Our study confirms that HIT is rare with LMWH, this indicates that it is safe to use without a need for monitoring platelet count. Compared to UFH, LMWH has certain advantages, there is no need for anticoagulant monitoring, greater therapeutic index (less risk of bleeding for a given antithrombotic effect) and less chance for development of osteoporosis and HIT. In spite of the relatively high cost, the lower risk of immune sensitization and correspondingly lower risk of HIT and associated thrombotic events are important advantages of LMWH over UFH. UFH therapy is monitored by laboratory tests with consequent costs. Timing of sample collection and interpretation of results need experience in this field, which add to the disadvantages of using UFH. In addition to that, avoidance of difficulty associated with the diagnosis of HIT is the important factor for the use of LMWH, since the diagnosis of HIT depends on the clinical suspicion and can therefore be overlooked with grave consequences to the patient. The diagnosis of HIT is supported by screening laboratory testing and finally confirmed by functional assay by either heparin-induced platelet aggregation (HIPA) or serotonin release assay (SRA) which measure serotonin release from platelets induced by HIT antibodies and heparin. Or immunoassay such as enzyme-linked immune sorbent assay (ELISA) to detect the HIT antibody that binds to the PF4/heparin complex [8, 9]. These confirmatory tests need to be made available. Another complication of long term heparin therapy is osteoporosis. This is much less with LMWH than UFH. This is especially important in women especially during pregnancy. This is another important advantage of LMWH and therefore it should be used more widely and be made available for a lower cost. However, a large number of patients cannot afford LMWH and are treated with UFH, so that the incidence of HIT in this category of patients needs to be studied.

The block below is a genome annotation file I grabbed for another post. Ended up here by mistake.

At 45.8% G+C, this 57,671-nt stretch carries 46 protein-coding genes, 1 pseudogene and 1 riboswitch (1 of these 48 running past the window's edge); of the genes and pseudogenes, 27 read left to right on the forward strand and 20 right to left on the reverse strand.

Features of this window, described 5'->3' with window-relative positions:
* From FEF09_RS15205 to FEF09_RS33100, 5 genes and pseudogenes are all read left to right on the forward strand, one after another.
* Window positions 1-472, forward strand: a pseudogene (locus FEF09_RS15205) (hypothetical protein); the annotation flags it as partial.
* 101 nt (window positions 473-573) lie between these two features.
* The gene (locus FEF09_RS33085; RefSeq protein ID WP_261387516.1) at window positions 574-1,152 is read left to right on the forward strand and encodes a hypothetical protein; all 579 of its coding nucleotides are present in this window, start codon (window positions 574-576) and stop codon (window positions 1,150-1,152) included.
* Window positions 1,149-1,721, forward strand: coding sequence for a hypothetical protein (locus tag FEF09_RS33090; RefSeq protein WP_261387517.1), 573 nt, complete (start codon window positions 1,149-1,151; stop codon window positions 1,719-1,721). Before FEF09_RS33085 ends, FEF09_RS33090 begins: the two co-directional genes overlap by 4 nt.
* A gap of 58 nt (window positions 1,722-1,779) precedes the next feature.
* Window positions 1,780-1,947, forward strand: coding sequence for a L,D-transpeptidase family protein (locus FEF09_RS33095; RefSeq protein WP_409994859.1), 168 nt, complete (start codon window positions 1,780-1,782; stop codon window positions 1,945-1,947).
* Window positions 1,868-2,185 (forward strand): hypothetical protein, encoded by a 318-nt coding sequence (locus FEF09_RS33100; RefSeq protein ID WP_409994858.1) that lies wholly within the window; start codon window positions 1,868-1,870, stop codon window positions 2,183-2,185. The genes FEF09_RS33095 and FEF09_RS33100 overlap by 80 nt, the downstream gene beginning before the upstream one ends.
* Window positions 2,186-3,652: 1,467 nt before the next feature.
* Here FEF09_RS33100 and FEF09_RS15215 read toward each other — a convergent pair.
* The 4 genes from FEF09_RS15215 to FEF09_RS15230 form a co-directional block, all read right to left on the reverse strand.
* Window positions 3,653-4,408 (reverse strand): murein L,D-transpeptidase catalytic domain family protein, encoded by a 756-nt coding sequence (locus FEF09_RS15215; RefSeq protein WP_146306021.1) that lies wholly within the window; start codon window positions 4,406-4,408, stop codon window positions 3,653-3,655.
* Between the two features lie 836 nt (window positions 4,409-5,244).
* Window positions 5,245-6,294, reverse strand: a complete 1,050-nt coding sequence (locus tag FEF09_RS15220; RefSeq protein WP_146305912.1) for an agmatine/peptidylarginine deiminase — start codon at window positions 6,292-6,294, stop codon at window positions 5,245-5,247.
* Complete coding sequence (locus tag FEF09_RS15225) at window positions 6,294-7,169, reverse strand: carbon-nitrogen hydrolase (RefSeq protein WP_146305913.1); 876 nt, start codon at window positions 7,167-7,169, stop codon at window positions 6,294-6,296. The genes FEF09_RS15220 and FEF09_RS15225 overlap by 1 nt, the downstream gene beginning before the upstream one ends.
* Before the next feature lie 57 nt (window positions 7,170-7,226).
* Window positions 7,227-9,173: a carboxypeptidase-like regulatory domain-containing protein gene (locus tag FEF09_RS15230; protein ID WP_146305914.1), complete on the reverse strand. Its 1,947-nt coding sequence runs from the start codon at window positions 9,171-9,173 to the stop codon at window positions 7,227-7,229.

The study found that no patient treated with LMWH had significant HIT. These results are consistent with previous studies in international literature. This result indicates that the lower risk of immune sensitization and correspondingly lower risk of HIT and associated thrombotic events with use of LMWH.
Authors acknowledge the immense help received from the scholars whose articles are cited and included in references of this manuscript. The authors are also grateful to authors / editors / publishers of all those articles, journals and books from where the literature for this article has been reviewed and discussed. The authors are also thankful to all participating staff for their valuable role of this study and great thanks to the patients involved in this study for their unlimited Cooperation.
Conflict of interest
AIOY designed the study, provided the cases, obtained clinical data and performed the platelets count. AIOY and MMHS were contributed together in reviewing the peripheral blood slides, interpretation of the results, statistical analysis and preparation of the manuscript.